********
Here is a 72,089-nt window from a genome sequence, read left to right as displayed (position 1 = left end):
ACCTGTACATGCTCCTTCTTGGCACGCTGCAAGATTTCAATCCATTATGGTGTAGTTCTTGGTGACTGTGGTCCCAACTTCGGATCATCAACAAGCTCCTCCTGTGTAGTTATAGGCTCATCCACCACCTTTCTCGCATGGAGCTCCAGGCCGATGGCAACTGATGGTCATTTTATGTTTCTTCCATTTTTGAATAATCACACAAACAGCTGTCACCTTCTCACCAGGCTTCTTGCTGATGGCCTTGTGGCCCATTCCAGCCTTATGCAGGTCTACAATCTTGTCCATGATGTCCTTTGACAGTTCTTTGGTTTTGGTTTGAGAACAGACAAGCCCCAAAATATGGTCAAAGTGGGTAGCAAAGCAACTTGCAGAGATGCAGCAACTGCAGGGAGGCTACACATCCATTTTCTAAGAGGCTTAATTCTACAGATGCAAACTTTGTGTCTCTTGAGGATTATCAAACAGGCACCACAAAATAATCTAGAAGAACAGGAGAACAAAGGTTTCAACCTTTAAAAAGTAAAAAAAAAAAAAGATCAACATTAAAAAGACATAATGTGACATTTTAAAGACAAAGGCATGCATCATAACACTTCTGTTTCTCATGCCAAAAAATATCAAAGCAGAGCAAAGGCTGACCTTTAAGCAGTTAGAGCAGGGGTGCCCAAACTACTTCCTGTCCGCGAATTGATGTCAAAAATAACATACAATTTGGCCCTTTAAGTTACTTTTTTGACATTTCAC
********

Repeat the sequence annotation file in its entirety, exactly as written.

Here is a 72,089-nt window from a genome sequence, read left to right as displayed (position 1 = left end):
ACCTGTACATGCTCCTTCTTGGCACGCTGCAAGATTTCAATCCATTATGGTGTAGTTCTTGGTGACTGTGGTCCCAACTTCGGATCATCAACAAGCTCCTCCTGTGTAGTTATAGGCTCATCCACCACCTTTCTCGCATGGAGCTCCAGGCCGATGGCAACTGATGGTCATTTTATGTTTCTTCCATTTTTGAATAATCACACAAACAGCTGTCACCTTCTCACCAGGCTTCTTGCTGATGGCCTTGTGGCCCATTCCAGCCTTATGCAGGTCTACAATCTTGTCCATGATGTCCTTTGACAGTTCTTTGGTTTTGGTTTGAGAACAGACAAGCCCCAAAATATGGTCAAAGTGGGTAGCAAAGCAACTTGCAGAGATGCAGCAACTGCAGGGAGGCTACACATCCATTTTCTAAGAGGCTTAATTCTACAGATGCAAACTTTGTGTCTCTTGAGGATTATCAAACAGGCACCACAAAATAATCTAGAAGAACAGGAGAACAAAGGTTTCAACCTTTAAAAAGTAAAAAAAAAAAAAGATCAACATTAAAAAGACATAATGTGACATTTTAAAGACAAAGGCATGCATCATAACACTTCTGTTTCTCATGCCAAAAAATATCAAAGCAGAGCAAAGGCTGACCTTTAAGCAGTTAGAGCAGGGGTGCCCAAACTACTTCCTGTCCGCGAATTGATGTCAAAAATAACATACAATTTGGCCCTTTAAGTTACTTTTTTGACATTTCAC